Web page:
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Undertakers

Given the eclectic hive experiences of this esteemed forum I thought I'd ask here. Are there any undertakers and/or funeral directors? My question is this: have you noticed any appreciable increase in trade over the last few months? This is no-wah.
 

Daxx

MIA
Book Reviewer
You'd be better googling over to thd ONS website where you can see a breakdown of deaths by all sorts of variables.
 
I was but retired from that 5-6 years ago, so no current view.

. . . one thing I can predict is that there'll be a rush just before Christmas as families try to get Uncle Harry/Gt Aunt Flo sorted and done before Christmas Day (they don't like the thought of him/her lying in the Chapel of Rest as they're ripping shit out of the turkey :) )
 
I was but retired from that 5-6 years ago, so no current view.

. . . one thing I can predict is that there'll be a rush just before Christmas as families try to get Uncle Harry/Gt Aunt Flo sorted and done before Christmas Day (they don't like the thought of him/her lying in the Chapel of Rest as they're ripping shit out of the turkey :) )
And it saves them dealing with the awkward issue:

"Aunt Flo, you know how you always come to us for Christmas? Well, because of the Chinese and Boris, you're not allowed to come to ours this year. We're very disappointed and I know the kids will miss your famous 'Sprout Medley' side dish."
"But I've knitted you all lovely presents"
"Oh, that's very kind, but ....errr....knitted garments can carry the Covid virus, Auntie. Perhaps next year. I'll get a bottle of sherry for you delivered by Ocado"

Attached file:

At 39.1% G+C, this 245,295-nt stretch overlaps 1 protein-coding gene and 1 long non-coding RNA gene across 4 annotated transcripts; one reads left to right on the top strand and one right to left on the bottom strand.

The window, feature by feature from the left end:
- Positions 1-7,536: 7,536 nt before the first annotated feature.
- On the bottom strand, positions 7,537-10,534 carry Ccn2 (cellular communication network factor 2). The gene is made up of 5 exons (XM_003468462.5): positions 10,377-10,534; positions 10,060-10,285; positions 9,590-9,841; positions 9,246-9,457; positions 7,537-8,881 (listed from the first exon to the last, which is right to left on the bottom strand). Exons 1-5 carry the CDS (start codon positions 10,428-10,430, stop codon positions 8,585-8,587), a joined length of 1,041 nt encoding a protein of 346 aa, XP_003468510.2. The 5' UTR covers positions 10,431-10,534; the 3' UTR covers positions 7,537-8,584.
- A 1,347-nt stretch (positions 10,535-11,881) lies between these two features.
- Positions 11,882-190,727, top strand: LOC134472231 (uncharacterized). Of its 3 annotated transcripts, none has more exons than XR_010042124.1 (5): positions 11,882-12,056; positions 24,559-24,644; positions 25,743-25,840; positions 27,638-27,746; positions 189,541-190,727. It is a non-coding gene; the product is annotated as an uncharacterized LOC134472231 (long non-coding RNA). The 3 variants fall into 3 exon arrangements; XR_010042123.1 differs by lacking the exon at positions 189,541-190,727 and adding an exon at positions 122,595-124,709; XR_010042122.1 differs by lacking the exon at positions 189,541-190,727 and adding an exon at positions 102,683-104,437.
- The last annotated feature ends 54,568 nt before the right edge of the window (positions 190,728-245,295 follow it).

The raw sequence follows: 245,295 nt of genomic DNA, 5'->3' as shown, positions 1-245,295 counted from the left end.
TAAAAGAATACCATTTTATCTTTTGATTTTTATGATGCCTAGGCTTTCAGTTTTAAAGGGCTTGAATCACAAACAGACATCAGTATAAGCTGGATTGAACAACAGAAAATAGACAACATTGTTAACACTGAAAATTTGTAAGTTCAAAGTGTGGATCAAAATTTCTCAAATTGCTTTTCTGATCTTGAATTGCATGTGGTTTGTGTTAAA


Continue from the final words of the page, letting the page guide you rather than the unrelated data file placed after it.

"Who?"
"Got to Go Auntie. Might see you next year..."
 
The boss isn't a director, but works closely with them, all across the south.

She said the S/W, Dorset, Devon & Cornwall, no busier than normal.

Some were busier during the initial lockdown, but because there were no autopsies, etc they had to assume the worst.

As we have since learnt, it was just natural wastage that would happen every year from flu etc, the average age is 82, and 99.8% of people are fine. But you didn't hear it from me right?

I'll be back in a mo', there's a helicopter hovering above my house, what are all these Red dots...........
 
Seems a kinda appropriate thread to hijack :) Funeral plans, seen the hype about how much you save blah blah blah. I remain unconvinced, around £5k for a plan versus (I think) around £2k as a walk in (so to speak) customer. Don't need/want anything special, just burning, no cars.

What's the arrse opinion on funeral plans?
 
I’ve got some friends who run a family firm of undertakers. They’ve buried my Mum and my Dad in recent years.

A lot of undertakers firms are run by large companies operating under the old name. These people are still the real deal genuinely family run business.

They’re based in Southall and in normal times are always busy. There is a standing joke if they are in the pub. Don’t lie down or you’ll be taken away.

I haven’t seen them for a while but I’ve heard the pandemic is keeping them very busy. Very down to earth and thoroughly nice people.
 
Given the eclectic hive experiences of this esteemed forum I thought I'd ask here. Are there any undertakers and/or funeral directors? My question is this: have you noticed any appreciable increase in trade over the last few months? This is no-wah.
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There seems to be...
 

Diogenes' limp

Old-Salt
A full career friend afterwards became an undertaker and then Funeral Services Manager. He said it was only fair that having spent the first half of his life creating the bodies, now he should do the tidying up.